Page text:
Tuesday 02 April 2019
This month, Dr Ian Brittain, as Principal Investigator for an Economic and Social Research Council (ESRC) UK-Japan Social Science and Humanities Connections Grant, hosted five Japanese and four British academics. The project aims to expand an international collaboration and foster a long-term sustainable multi-partner network in order to further develop our understanding in the field of disability studies and sport.
This project will bring together a network of Social Sciences, Arts and Humanities (SSH) researchers across the UK and Japan, including Early Career Researchers, who will both strengthen and develop current relations. The context for this development could not be more pertinent, given that Japan will host the Olympic and Paralympic Games in 2020, and this event context provides an ideal opportunity to pursue an agenda concentrated on leveraging this event to the benefit of people with disabilities (PWD) in Japan, and for future events. The group spent time in Coventry discussing theoretical aspects of disability and how the lessons learnt from practice transfer into the classroom.
Dr Brittain arranged for the group to visit Stoke Mandeville hospital, considered by many to be the spiritual home of sport for people with disabilities.This also coincided with the official opening of the National Paralympic Heritage Trust Museum at Stoke Mandeville, which was opened by former President of the International Paralympic Committee, Sir Philip Craven and Dr Brittain used his contacts to get the group a private tour of the museum prior to its opening as well as attending the opening ceremony itself.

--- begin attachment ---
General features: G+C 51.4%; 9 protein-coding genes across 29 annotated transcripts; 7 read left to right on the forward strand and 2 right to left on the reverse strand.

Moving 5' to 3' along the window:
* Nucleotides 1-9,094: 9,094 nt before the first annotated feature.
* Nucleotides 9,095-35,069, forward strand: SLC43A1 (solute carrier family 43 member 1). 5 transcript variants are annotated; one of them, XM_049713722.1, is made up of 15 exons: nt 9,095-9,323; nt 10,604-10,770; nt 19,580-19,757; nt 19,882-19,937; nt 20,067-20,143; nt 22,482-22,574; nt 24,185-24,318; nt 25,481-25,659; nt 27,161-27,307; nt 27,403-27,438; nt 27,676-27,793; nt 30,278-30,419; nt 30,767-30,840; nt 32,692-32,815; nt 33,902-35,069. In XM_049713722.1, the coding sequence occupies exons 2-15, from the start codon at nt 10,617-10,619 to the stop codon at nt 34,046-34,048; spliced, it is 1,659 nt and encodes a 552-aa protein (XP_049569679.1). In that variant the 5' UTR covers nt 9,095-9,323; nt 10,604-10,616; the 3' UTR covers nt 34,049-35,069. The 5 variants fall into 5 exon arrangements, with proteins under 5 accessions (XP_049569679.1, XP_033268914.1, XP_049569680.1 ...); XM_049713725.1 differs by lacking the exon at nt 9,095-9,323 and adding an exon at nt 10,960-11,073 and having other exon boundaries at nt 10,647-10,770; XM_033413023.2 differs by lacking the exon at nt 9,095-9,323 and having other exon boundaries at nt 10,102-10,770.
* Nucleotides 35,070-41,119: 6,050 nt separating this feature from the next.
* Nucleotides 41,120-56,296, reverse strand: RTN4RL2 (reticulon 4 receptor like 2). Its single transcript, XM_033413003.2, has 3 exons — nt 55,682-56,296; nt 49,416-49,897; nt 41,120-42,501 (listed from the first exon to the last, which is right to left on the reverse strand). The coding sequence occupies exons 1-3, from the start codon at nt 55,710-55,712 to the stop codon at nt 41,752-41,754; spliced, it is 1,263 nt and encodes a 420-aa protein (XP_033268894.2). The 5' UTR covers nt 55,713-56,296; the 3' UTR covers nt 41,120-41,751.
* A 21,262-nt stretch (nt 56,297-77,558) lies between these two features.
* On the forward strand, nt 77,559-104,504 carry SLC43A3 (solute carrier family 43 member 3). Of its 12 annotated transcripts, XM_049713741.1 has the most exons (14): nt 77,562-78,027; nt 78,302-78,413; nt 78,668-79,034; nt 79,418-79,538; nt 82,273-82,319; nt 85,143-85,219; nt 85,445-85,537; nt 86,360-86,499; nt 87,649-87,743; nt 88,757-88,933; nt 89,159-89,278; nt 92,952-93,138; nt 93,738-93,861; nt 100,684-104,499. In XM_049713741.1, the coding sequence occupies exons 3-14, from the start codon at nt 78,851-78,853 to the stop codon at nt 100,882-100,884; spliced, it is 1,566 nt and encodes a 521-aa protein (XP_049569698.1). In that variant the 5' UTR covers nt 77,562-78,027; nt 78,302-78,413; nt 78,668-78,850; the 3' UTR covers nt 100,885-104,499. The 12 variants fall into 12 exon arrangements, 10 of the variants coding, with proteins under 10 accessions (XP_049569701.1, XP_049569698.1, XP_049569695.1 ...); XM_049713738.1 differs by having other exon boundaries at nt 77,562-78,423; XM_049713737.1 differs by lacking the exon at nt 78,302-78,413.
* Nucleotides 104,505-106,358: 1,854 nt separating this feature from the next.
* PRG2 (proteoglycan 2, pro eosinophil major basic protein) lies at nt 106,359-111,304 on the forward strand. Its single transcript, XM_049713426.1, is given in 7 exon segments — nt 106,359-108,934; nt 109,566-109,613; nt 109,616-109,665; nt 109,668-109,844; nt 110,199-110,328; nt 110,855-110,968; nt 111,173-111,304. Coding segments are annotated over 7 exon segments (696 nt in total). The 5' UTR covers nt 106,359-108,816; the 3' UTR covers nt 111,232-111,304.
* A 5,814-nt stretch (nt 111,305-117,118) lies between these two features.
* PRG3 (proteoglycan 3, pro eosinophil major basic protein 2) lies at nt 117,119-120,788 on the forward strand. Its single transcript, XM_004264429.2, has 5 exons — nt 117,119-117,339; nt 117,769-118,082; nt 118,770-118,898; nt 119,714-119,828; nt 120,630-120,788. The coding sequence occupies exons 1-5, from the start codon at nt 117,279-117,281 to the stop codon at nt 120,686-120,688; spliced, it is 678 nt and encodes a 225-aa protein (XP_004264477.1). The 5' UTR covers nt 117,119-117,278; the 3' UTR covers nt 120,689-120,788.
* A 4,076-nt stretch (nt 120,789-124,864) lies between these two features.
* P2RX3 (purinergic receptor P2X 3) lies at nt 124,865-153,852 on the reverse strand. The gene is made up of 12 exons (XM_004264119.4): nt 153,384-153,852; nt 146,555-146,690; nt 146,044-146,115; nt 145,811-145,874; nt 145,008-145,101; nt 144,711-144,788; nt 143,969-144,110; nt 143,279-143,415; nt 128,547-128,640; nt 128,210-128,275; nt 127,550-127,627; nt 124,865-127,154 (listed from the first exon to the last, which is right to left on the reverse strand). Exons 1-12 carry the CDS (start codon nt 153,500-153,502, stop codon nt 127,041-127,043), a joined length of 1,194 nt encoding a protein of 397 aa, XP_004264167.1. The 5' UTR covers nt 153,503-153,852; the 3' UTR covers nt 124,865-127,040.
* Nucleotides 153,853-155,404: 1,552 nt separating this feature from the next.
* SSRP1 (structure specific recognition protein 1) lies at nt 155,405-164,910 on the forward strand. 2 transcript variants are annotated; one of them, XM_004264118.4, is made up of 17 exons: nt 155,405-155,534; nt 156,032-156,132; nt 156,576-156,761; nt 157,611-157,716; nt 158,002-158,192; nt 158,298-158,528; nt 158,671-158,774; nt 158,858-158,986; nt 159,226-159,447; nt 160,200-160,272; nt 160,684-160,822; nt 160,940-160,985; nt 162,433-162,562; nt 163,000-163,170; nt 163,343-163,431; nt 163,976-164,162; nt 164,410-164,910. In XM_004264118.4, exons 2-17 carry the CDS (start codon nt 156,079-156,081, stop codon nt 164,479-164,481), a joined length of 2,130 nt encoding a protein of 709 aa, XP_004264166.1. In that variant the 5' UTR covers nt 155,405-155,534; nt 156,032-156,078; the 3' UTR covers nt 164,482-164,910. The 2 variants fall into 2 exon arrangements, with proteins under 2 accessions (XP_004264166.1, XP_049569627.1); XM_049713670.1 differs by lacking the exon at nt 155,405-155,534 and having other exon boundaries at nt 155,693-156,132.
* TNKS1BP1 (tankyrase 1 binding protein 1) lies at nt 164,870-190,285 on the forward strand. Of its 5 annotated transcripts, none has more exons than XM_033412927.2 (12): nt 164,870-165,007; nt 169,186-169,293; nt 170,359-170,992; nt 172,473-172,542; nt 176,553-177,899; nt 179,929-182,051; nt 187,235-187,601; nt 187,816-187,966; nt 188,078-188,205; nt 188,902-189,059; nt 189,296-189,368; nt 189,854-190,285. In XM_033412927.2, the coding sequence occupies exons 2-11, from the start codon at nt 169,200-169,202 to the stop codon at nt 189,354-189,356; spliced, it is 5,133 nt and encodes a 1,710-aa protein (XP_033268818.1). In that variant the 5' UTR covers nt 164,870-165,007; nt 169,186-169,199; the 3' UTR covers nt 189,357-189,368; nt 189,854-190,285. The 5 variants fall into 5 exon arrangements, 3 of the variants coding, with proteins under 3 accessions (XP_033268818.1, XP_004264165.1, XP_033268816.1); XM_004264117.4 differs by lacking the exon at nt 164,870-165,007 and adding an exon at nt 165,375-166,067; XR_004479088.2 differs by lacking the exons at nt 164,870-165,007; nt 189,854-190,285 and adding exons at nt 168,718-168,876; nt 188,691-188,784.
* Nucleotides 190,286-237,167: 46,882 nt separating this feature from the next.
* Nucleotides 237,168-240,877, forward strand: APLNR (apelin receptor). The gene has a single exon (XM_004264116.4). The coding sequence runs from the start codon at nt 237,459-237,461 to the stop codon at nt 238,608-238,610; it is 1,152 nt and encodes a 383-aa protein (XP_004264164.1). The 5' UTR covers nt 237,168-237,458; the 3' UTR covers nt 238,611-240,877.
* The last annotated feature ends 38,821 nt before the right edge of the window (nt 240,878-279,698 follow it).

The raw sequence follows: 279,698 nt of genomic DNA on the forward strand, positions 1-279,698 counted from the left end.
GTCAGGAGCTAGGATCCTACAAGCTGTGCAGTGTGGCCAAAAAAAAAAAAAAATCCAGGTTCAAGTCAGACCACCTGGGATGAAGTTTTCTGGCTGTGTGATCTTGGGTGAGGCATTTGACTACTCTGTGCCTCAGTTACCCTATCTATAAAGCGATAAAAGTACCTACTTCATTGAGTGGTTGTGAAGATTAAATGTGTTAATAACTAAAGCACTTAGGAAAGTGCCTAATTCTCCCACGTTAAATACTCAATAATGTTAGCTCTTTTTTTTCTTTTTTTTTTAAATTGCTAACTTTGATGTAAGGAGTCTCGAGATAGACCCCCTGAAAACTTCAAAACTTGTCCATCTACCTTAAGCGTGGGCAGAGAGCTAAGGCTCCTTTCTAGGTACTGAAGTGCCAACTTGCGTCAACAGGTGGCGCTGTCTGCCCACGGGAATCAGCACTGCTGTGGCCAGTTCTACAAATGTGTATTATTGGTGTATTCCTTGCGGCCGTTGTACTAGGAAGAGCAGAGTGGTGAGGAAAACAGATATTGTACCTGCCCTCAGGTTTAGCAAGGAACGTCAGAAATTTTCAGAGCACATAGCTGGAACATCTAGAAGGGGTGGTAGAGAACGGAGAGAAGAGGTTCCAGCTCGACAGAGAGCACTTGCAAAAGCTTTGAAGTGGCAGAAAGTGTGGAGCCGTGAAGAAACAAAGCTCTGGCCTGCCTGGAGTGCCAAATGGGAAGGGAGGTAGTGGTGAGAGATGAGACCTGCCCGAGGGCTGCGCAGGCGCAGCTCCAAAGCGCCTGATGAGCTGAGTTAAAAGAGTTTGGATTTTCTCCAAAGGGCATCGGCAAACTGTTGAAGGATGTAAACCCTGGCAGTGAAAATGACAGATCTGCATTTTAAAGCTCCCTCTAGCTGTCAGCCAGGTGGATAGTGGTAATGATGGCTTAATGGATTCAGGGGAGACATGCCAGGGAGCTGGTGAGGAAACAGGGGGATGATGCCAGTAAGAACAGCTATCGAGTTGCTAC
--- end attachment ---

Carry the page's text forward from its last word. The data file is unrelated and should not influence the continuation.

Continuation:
The next stage will occur at the end of June when the UK participants will visit Tokyo. The end goal of the project is to produce a large scale ESRC bid to carry out a four year research project around the legacy of the Tokyo Paralympic Games that would have the added aim of increasing the number, knowledge and experience of social science researchers in Japan carrying out research in disability studies and sport, as currently numbers of such researchers are extremely limited.